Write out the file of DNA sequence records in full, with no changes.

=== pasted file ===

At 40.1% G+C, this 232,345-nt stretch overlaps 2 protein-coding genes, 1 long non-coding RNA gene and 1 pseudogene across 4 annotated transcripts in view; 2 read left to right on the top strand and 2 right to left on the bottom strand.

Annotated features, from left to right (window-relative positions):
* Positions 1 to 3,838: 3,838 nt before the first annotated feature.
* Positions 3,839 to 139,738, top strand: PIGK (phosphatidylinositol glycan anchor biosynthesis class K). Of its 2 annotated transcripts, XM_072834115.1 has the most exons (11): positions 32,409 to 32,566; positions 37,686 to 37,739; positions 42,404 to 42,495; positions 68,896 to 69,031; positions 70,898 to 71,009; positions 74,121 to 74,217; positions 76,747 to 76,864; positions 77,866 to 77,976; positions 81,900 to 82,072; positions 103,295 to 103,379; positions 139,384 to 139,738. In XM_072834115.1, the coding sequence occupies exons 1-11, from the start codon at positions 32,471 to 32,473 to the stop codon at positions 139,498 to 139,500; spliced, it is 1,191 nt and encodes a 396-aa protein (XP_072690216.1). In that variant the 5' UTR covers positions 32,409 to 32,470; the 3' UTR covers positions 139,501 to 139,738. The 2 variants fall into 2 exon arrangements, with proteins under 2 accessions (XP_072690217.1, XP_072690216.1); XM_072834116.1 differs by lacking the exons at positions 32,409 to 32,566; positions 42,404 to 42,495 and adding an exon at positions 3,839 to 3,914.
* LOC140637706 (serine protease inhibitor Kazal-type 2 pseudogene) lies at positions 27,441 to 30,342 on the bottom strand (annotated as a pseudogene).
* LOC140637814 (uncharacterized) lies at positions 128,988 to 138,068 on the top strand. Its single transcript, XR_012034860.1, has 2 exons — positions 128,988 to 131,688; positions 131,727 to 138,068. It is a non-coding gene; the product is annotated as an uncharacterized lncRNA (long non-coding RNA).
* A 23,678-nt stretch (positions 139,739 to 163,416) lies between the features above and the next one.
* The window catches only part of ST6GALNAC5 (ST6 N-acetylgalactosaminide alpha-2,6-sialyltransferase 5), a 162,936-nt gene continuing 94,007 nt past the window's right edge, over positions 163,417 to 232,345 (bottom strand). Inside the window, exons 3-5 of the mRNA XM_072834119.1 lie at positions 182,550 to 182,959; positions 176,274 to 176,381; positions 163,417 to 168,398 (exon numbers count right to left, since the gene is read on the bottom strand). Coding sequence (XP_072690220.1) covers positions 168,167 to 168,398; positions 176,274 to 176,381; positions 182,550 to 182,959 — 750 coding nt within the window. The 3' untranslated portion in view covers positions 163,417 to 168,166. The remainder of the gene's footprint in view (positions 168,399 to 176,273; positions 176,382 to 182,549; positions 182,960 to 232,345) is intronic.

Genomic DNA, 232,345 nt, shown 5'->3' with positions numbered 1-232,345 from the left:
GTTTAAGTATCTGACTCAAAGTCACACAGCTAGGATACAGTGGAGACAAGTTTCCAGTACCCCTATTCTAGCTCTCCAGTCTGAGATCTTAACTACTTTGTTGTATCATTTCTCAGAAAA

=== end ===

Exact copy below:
At 40.1% G+C, this 232,345-nt stretch overlaps 2 protein-coding genes, 1 long non-coding RNA gene and 1 pseudogene across 4 annotated transcripts in view; 2 read left to right on the top strand and 2 right to left on the bottom strand.

Annotated features, from left to right (window-relative positions):
* Positions 1 to 3,838: 3,838 nt before the first annotated feature.
* Positions 3,839 to 139,738, top strand: PIGK (phosphatidylinositol glycan anchor biosynthesis class K). Of its 2 annotated transcripts, XM_072834115.1 has the most exons (11): positions 32,409 to 32,566; positions 37,686 to 37,739; positions 42,404 to 42,495; positions 68,896 to 69,031; positions 70,898 to 71,009; positions 74,121 to 74,217; positions 76,747 to 76,864; positions 77,866 to 77,976; positions 81,900 to 82,072; positions 103,295 to 103,379; positions 139,384 to 139,738. In XM_072834115.1, the coding sequence occupies exons 1-11, from the start codon at positions 32,471 to 32,473 to the stop codon at positions 139,498 to 139,500; spliced, it is 1,191 nt and encodes a 396-aa protein (XP_072690216.1). In that variant the 5' UTR covers positions 32,409 to 32,470; the 3' UTR covers positions 139,501 to 139,738. The 2 variants fall into 2 exon arrangements, with proteins under 2 accessions (XP_072690217.1, XP_072690216.1); XM_072834116.1 differs by lacking the exons at positions 32,409 to 32,566; positions 42,404 to 42,495 and adding an exon at positions 3,839 to 3,914.
* LOC140637706 (serine protease inhibitor Kazal-type 2 pseudogene) lies at positions 27,441 to 30,342 on the bottom strand (annotated as a pseudogene).
* LOC140637814 (uncharacterized) lies at positions 128,988 to 138,068 on the top strand. Its single transcript, XR_012034860.1, has 2 exons — positions 128,988 to 131,688; positions 131,727 to 138,068. It is a non-coding gene; the product is annotated as an uncharacterized lncRNA (long non-coding RNA).
* A 23,678-nt stretch (positions 139,739 to 163,416) lies between the features above and the next one.
* The window catches only part of ST6GALNAC5 (ST6 N-acetylgalactosaminide alpha-2,6-sialyltransferase 5), a 162,936-nt gene continuing 94,007 nt past the window's right edge, over positions 163,417 to 232,345 (bottom strand). Inside the window, exons 3-5 of the mRNA XM_072834119.1 lie at positions 182,550 to 182,959; positions 176,274 to 176,381; positions 163,417 to 168,398 (exon numbers count right to left, since the gene is read on the bottom strand). Coding sequence (XP_072690220.1) covers positions 168,167 to 168,398; positions 176,274 to 176,381; positions 182,550 to 182,959 — 750 coding nt within the window. The 3' untranslated portion in view covers positions 163,417 to 168,166. The remainder of the gene's footprint in view (positions 168,399 to 176,273; positions 176,382 to 182,549; positions 182,960 to 232,345) is intronic.

Genomic DNA, 232,345 nt, shown 5'->3' with positions numbered 1-232,345 from the left:
GTTTAAGTATCTGACTCAAAGTCACACAGCTAGGATACAGTGGAGACAAGTTTCCAGTACCCCTATTCTAGCTCTCCAGTCTGAGATCTTAACTACTTTGTTGTATCATTTCTCAGAAAA